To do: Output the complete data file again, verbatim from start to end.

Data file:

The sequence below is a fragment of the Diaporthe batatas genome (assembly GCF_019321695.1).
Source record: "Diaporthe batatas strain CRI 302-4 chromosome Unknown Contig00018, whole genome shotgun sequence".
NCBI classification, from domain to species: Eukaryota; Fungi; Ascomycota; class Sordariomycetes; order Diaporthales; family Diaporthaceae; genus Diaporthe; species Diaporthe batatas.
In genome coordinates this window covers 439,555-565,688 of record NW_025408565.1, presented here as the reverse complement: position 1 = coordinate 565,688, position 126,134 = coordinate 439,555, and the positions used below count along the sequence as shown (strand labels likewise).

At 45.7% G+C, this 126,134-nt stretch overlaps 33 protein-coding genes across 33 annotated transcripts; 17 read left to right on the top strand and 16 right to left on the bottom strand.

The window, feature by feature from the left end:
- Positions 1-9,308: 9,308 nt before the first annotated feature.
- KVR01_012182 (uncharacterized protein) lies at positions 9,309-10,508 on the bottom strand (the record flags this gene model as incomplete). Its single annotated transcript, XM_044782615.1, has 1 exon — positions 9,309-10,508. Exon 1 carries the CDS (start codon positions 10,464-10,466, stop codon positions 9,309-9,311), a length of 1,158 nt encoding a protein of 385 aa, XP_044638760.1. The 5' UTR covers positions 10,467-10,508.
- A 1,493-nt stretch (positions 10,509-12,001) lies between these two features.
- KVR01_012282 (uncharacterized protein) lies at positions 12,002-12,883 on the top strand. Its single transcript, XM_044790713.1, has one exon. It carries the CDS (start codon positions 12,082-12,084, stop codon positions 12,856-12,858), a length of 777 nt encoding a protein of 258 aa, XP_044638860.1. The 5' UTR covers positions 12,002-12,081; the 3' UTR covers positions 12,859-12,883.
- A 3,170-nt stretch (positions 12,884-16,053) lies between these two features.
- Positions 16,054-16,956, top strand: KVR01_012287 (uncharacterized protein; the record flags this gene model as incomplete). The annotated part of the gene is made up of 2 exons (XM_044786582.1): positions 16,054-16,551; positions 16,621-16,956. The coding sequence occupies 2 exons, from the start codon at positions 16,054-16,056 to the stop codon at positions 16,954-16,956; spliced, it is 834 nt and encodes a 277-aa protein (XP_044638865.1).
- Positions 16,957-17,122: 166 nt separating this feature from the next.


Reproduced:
The sequence below is a fragment of the Diaporthe batatas genome (assembly GCF_019321695.1).
Source record: "Diaporthe batatas strain CRI 302-4 chromosome Unknown Contig00018, whole genome shotgun sequence".
NCBI classification, from domain to species: Eukaryota; Fungi; Ascomycota; class Sordariomycetes; order Diaporthales; family Diaporthaceae; genus Diaporthe; species Diaporthe batatas.
In genome coordinates this window covers 439,555-565,688 of record NW_025408565.1, presented here as the reverse complement: position 1 = coordinate 565,688, position 126,134 = coordinate 439,555, and the positions used below count along the sequence as shown (strand labels likewise).

At 45.7% G+C, this 126,134-nt stretch overlaps 33 protein-coding genes across 33 annotated transcripts; 17 read left to right on the top strand and 16 right to left on the bottom strand.

The window, feature by feature from the left end:
- Positions 1-9,308: 9,308 nt before the first annotated feature.
- KVR01_012182 (uncharacterized protein) lies at positions 9,309-10,508 on the bottom strand (the record flags this gene model as incomplete). Its single annotated transcript, XM_044782615.1, has 1 exon — positions 9,309-10,508. Exon 1 carries the CDS (start codon positions 10,464-10,466, stop codon positions 9,309-9,311), a length of 1,158 nt encoding a protein of 385 aa, XP_044638760.1. The 5' UTR covers positions 10,467-10,508.
- A 1,493-nt stretch (positions 10,509-12,001) lies between these two features.
- KVR01_012282 (uncharacterized protein) lies at positions 12,002-12,883 on the top strand. Its single transcript, XM_044790713.1, has one exon. It carries the CDS (start codon positions 12,082-12,084, stop codon positions 12,856-12,858), a length of 777 nt encoding a protein of 258 aa, XP_044638860.1. The 5' UTR covers positions 12,002-12,081; the 3' UTR covers positions 12,859-12,883.
- A 3,170-nt stretch (positions 12,884-16,053) lies between these two features.
- Positions 16,054-16,956, top strand: KVR01_012287 (uncharacterized protein; the record flags this gene model as incomplete). The annotated part of the gene is made up of 2 exons (XM_044786582.1): positions 16,054-16,551; positions 16,621-16,956. The coding sequence occupies 2 exons, from the start codon at positions 16,054-16,056 to the stop codon at positions 16,954-16,956; spliced, it is 834 nt and encodes a 277-aa protein (XP_044638865.1).
- Positions 16,957-17,122: 166 nt separating this feature from the next.